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U.S. urged to spend billion on DNA testing

Ashcroft wants tests on backlog of crime evidence

WASHINGTON — The Bush administration said Tuesday that it wanted to commit $1 billion to DNA testing in the next five years to stem a growing backlog of forensic evidence from crime scenes.

The plan, announced by Attorney General John Ashcroft, would also commit federal money for the first time for DNA testing of convicted felons who claim they are innocent, and it would expand the types of crimes included in a national DNA database.

Advocates for crime victims said the plan could help to crack numerous old cases. But groups that have fought for DNA testing to clear convicted inmates said they were skeptical because they believed that the plan gave the Justice Department too much power in determining which offenders should have access to testing.

The Justice Department wants to spend $232 million next fiscal year on DNA programs, an increase of 77 percent. That would be the first step in a five-year plan to increase funds by a total of $1 billion. The increase must be approved by Congress, which has been unwilling in recent years to make substantial new investments in DNA testing.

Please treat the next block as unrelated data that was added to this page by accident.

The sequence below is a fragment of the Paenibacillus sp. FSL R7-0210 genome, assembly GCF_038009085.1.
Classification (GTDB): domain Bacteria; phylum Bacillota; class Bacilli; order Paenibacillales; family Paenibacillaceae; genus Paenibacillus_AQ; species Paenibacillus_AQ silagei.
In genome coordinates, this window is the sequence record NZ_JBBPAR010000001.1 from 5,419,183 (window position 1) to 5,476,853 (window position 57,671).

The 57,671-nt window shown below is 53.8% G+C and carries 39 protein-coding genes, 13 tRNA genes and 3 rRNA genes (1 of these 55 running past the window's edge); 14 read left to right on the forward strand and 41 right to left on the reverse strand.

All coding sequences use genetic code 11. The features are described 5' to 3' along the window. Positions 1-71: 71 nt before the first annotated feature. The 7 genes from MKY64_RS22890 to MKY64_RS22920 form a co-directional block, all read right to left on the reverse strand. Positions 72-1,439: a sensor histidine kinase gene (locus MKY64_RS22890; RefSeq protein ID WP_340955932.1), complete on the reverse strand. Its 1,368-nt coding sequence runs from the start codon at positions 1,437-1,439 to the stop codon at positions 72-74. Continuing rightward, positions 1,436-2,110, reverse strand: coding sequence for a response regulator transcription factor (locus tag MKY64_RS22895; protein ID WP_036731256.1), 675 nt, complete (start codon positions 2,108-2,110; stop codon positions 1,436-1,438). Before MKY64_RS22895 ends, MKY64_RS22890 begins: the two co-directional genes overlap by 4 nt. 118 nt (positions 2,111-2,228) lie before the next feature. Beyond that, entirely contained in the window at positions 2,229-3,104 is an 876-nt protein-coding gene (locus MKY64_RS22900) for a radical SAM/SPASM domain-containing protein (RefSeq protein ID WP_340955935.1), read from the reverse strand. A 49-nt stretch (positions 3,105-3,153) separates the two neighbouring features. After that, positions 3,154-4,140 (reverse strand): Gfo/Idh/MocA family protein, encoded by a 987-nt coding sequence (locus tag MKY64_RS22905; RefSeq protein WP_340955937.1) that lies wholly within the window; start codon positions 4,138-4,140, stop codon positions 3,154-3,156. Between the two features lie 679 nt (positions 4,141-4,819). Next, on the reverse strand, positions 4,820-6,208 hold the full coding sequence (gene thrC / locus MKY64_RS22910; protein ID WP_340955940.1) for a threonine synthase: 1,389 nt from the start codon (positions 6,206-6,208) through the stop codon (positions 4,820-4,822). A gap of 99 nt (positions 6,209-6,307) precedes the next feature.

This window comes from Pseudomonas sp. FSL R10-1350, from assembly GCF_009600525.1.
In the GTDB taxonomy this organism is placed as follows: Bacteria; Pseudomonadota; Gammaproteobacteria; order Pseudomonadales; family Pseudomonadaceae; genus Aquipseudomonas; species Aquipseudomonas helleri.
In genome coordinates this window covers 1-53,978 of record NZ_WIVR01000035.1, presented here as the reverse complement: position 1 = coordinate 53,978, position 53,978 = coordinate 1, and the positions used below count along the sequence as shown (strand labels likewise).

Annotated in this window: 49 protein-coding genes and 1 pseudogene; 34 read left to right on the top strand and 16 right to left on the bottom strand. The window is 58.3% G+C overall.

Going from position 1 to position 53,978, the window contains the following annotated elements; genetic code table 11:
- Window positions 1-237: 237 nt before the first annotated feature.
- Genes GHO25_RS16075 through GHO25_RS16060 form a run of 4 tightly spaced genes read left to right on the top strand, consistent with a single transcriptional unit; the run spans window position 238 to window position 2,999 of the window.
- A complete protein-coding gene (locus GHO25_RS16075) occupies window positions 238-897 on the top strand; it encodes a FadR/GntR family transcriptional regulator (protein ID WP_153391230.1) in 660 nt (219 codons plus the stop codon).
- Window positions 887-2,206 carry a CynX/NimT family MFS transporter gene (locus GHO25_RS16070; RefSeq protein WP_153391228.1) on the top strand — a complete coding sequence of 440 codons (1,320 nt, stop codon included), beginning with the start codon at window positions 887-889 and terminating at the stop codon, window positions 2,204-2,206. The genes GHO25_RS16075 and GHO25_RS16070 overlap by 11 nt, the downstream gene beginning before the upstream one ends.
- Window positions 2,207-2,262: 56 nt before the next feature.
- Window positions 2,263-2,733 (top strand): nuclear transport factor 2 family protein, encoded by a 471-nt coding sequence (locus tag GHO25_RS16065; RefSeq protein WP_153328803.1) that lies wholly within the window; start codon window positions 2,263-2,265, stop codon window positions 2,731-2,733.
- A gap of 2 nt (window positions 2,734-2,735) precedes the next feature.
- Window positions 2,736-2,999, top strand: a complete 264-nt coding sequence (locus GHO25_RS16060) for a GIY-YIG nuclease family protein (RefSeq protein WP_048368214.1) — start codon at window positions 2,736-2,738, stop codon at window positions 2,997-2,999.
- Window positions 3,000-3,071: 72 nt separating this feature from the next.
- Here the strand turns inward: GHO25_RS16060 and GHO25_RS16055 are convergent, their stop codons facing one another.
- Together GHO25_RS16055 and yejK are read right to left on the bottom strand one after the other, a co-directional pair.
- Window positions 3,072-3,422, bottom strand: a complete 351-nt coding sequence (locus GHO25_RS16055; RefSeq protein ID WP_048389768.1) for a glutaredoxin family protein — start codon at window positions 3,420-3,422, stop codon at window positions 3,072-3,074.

Scientists have made major strides in linking crime-scene evidence to the genetic codes of offenders, but the nation's police laboratories and law enforcement officials have often been unable to keep pace.

States have a backlog of 350,000 untested samples for rapes and homicides, Justice Department officials estimated, while another 200,000 to 300,000 samples taken from convicted offenders for possible matches have also gone untested.